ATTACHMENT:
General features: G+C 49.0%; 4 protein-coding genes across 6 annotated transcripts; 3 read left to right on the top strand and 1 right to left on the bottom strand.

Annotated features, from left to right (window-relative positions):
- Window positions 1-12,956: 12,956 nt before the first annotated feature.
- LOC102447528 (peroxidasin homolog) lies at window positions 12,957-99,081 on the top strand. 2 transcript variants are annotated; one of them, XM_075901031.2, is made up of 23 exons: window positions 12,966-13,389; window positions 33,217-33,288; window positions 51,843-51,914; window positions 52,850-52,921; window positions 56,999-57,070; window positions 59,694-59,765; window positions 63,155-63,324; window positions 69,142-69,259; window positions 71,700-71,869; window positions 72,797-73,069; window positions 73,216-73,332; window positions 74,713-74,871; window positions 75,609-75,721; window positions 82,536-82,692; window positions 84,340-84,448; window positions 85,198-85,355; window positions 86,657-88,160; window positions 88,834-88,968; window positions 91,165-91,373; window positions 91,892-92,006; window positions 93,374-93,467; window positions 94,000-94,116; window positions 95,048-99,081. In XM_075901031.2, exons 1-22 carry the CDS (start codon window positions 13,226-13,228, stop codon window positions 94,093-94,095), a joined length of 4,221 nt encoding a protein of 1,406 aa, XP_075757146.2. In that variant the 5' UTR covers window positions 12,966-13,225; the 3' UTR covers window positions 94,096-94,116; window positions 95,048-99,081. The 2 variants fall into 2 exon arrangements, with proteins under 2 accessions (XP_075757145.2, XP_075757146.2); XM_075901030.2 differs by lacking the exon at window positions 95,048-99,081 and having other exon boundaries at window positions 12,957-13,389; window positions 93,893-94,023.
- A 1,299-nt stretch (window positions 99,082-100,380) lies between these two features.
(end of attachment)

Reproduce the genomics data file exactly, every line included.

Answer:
General features: G+C 49.0%; 4 protein-coding genes across 6 annotated transcripts; 3 read left to right on the top strand and 1 right to left on the bottom strand.

Annotated features, from left to right (window-relative positions):
- Window positions 1-12,956: 12,956 nt before the first annotated feature.
- LOC102447528 (peroxidasin homolog) lies at window positions 12,957-99,081 on the top strand. 2 transcript variants are annotated; one of them, XM_075901031.2, is made up of 23 exons: window positions 12,966-13,389; window positions 33,217-33,288; window positions 51,843-51,914; window positions 52,850-52,921; window positions 56,999-57,070; window positions 59,694-59,765; window positions 63,155-63,324; window positions 69,142-69,259; window positions 71,700-71,869; window positions 72,797-73,069; window positions 73,216-73,332; window positions 74,713-74,871; window positions 75,609-75,721; window positions 82,536-82,692; window positions 84,340-84,448; window positions 85,198-85,355; window positions 86,657-88,160; window positions 88,834-88,968; window positions 91,165-91,373; window positions 91,892-92,006; window positions 93,374-93,467; window positions 94,000-94,116; window positions 95,048-99,081. In XM_075901031.2, exons 1-22 carry the CDS (start codon window positions 13,226-13,228, stop codon window positions 94,093-94,095), a joined length of 4,221 nt encoding a protein of 1,406 aa, XP_075757146.2. In that variant the 5' UTR covers window positions 12,966-13,225; the 3' UTR covers window positions 94,096-94,116; window positions 95,048-99,081. The 2 variants fall into 2 exon arrangements, with proteins under 2 accessions (XP_075757145.2, XP_075757146.2); XM_075901030.2 differs by lacking the exon at window positions 95,048-99,081 and having other exon boundaries at window positions 12,957-13,389; window positions 93,893-94,023.
- A 1,299-nt stretch (window positions 99,082-100,380) lies between these two features.